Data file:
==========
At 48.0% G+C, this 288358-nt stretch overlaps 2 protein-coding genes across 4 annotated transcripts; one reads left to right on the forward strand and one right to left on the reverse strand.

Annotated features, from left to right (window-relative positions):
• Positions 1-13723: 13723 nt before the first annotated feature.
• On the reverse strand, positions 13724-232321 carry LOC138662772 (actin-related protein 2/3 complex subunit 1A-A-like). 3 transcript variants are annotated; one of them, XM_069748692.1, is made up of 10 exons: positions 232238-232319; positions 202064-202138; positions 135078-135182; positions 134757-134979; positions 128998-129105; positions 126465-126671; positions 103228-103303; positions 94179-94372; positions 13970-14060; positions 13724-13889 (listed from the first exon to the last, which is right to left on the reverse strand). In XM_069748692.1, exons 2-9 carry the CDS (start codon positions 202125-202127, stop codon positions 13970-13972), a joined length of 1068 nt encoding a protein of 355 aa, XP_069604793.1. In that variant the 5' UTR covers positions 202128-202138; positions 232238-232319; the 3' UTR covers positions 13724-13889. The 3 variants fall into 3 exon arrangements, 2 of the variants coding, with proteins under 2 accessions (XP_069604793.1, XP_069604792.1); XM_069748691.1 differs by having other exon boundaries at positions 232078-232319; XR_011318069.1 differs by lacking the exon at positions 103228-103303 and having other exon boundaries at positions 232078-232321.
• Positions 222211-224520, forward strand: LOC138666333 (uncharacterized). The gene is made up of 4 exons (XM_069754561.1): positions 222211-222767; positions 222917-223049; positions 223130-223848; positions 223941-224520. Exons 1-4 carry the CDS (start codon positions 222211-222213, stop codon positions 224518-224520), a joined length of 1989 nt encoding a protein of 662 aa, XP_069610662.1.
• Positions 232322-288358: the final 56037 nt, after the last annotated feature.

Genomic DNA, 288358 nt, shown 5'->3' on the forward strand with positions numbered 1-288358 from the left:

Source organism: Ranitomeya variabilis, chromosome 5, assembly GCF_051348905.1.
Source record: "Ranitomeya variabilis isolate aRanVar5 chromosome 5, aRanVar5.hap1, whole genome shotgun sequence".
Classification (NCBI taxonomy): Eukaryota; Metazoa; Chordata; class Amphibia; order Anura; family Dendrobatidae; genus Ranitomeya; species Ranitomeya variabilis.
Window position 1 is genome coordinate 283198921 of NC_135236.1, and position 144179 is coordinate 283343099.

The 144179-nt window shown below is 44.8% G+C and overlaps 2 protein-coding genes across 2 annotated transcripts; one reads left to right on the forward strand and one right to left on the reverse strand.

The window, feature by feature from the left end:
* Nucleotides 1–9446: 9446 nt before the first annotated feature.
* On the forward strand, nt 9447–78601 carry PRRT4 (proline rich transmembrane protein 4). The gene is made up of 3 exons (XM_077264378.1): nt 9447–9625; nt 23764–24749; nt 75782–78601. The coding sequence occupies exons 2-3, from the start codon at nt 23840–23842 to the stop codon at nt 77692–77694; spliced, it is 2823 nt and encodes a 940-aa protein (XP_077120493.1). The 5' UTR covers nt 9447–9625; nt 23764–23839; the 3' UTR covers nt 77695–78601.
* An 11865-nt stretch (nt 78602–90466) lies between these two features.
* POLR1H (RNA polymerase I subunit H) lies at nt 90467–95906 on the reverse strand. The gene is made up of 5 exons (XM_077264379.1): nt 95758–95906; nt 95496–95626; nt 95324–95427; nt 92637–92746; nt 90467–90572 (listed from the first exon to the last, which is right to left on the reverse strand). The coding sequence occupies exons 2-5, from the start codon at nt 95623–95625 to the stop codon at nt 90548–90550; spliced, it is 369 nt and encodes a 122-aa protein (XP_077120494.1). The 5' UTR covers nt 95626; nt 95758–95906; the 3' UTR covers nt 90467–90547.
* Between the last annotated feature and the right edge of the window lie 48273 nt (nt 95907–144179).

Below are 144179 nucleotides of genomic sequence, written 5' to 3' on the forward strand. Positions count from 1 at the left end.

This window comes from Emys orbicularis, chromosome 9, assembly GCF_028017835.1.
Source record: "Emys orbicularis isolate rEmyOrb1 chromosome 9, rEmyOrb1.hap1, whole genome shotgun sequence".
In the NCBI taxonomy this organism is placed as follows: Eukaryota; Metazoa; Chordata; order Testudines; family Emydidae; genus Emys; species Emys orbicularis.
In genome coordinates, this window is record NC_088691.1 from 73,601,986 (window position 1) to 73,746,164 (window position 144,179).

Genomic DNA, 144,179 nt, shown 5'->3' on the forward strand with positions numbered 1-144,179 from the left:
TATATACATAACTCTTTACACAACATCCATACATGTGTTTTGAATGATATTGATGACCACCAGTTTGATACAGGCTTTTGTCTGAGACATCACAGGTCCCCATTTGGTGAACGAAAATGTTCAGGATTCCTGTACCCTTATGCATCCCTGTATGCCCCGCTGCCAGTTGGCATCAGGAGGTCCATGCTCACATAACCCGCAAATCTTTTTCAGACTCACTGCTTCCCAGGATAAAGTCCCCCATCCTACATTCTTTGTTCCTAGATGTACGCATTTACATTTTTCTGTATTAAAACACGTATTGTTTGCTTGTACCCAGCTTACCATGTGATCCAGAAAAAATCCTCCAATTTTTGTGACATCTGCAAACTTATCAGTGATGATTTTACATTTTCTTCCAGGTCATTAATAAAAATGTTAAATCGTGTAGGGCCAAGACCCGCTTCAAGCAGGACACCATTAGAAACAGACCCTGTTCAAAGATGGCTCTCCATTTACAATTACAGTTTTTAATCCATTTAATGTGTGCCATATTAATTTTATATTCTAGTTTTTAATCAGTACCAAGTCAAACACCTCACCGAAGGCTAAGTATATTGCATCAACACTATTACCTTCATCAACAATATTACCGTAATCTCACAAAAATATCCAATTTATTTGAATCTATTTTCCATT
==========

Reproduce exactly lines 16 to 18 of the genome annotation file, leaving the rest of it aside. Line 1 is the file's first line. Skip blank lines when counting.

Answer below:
* An 11865-nt stretch (nt 78602–90466) lies between these two features.
* POLR1H (RNA polymerase I subunit H) lies at nt 90467–95906 on the reverse strand. The gene is made up of 5 exons (XM_077264379.1): nt 95758–95906; nt 95496–95626; nt 95324–95427; nt 92637–92746; nt 90467–90572 (listed from the first exon to the last, which is right to left on the reverse strand). The coding sequence occupies exons 2-5, from the start codon at nt 95623–95625 to the stop codon at nt 90548–90550; spliced, it is 369 nt and encodes a 122-aa protein (XP_077120494.1). The 5' UTR covers nt 95626; nt 95758–95906; the 3' UTR covers nt 90467–90547.
* Between the last annotated feature and the right edge of the window lie 48273 nt (nt 95907–144179).